“It was hopping. We lost two of three. The energy was palpable,” Green said.
“It didn’t turn out that way.”
Not even close.
Hired Thursday as the Padres’ new manager, it’s Green’s job to figure out how to get a talented roster to compete instead of collapse.
Green, who had been third-base coach of the NL West rival Diamondbacks, takes over a team that underachieved despite general manager A.J. Preller’s aggressive offseason roster makeover. The Padres finished 74-88 and fourth in the NL West, 18 games behind the division champion Los Angeles Dodgers.
San Diego has had five straight losing seasons and has missed the playoffs for nine straight years.
The high expectations going into the season quickly disappeared.
“Expectations were extraordinarily high here last year, right?” Green said. “The city was brimming with optimism it was going to get what it waited for a long time, a chance to be back in the playoffs and to compete for a World Series. That expectation didn’t do anything to raise the performance level. I think we have to cultivate a culture of expectation that this day we get the most out of what we can do. We get better today. We commit to a process rather than, `Hey, we’re going to end up in the World Series at the end of the season.’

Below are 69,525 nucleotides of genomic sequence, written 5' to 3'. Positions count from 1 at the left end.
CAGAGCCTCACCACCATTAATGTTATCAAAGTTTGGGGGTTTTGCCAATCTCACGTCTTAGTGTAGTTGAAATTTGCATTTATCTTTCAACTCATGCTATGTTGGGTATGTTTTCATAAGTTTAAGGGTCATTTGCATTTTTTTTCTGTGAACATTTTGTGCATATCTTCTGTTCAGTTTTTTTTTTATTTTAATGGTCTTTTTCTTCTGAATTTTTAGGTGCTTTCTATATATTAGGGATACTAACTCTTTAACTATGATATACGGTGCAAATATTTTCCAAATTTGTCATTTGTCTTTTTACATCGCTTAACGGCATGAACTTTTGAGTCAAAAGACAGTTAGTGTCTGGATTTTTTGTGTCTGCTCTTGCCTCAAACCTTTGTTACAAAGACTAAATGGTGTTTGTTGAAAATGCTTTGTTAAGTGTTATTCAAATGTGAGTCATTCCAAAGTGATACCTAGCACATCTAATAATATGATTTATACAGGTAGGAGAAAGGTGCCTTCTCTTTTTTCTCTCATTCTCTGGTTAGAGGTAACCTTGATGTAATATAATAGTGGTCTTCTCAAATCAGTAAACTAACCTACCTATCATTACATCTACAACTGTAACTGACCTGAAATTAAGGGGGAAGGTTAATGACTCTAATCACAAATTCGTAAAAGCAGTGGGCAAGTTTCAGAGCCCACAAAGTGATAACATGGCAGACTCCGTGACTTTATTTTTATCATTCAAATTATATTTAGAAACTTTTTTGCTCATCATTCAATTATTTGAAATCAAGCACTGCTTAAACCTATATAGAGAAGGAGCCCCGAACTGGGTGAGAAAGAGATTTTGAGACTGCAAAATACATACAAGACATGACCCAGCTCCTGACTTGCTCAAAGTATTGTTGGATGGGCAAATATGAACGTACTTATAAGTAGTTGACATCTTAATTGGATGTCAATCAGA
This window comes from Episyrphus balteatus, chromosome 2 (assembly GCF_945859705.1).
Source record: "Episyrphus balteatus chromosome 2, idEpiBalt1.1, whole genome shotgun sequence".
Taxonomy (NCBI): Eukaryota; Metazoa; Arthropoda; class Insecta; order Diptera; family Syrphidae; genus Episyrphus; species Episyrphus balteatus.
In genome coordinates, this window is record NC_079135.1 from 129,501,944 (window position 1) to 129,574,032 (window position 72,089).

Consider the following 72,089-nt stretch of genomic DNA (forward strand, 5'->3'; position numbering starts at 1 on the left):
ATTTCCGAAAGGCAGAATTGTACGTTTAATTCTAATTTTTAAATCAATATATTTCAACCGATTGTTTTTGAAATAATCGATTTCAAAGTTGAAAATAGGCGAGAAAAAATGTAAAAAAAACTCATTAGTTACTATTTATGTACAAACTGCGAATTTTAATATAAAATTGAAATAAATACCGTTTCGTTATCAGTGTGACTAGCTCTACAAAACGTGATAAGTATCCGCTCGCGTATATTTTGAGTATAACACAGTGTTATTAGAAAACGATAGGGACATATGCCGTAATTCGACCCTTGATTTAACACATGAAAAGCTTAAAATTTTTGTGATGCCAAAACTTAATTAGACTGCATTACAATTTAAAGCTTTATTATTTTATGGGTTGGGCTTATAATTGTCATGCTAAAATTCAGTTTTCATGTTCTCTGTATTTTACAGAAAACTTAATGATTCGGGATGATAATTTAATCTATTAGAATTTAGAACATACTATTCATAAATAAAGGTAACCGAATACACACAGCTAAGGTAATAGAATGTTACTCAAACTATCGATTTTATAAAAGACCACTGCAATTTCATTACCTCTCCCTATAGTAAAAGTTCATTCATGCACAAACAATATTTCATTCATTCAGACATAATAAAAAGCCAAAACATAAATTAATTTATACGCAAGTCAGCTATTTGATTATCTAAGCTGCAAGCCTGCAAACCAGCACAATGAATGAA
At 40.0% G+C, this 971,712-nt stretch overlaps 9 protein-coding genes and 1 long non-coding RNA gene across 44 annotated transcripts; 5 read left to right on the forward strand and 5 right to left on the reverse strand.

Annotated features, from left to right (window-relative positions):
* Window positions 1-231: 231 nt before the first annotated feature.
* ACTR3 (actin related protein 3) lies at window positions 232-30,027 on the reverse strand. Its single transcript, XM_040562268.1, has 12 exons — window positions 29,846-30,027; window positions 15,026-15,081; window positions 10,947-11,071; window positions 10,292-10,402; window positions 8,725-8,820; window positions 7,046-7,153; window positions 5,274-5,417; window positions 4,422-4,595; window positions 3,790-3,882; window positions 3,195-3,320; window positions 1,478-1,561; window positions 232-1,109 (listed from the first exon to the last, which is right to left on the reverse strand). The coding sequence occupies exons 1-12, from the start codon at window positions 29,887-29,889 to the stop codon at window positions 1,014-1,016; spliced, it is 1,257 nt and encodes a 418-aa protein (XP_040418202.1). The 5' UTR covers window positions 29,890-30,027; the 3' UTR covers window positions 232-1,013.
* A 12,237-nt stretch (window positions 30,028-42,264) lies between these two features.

“I’m all for goals, but printing out a T-shirt that says `World Series or bust’ doesn’t necessarily get a team to the World Series.”
Green completed his first season on Arizona’s big league staff in 2015, and his 12th season in the Diamondbacks’ organization. He was 219-189 in four seasons as a manager in Arizona’s farm system.
He was named the Southern League Manager of the Year in 2013 and 2014. He guided Missoula to a Pioneer League championship in 2012.
The hiring of Green gives Preller the chance to continue to remake the team. Preller, hired in August 2014, fired manager Bud Black on June 15, when the team was 32-33. He replaced Black with Triple-A manager Pat Murphy, who had no big league experience.
The Padres were 42-54 under Murphy and he was fired the day after the season ended.
The Padres were a disappointment. Despite the addition of stars such as Matt Kemp, Justin Upton and James Shields and a bump in payroll past the $100 million mark for the first time, the Padres had their worst finish in four years.
After firing Murphy, Preller said he was looking for “a better fit going forward.”
Preller said Green was impressive from the first interview.
“It was impressive in terms of his knowledge, his attention to detail, how prepared he was,” Preller said. “I think you got a sense from him being on the field across from us, he was part of giving his team an advantage when we played against them.
“We feel like we have a club that there’s some talent on the field, there’s some guys that maybe didn’t play as well as they’ve played in the past, and I think it’s going to be an organization effort to try to figure out why and how and how do we turn that around. And on the field, it’s going to be led by Andy.”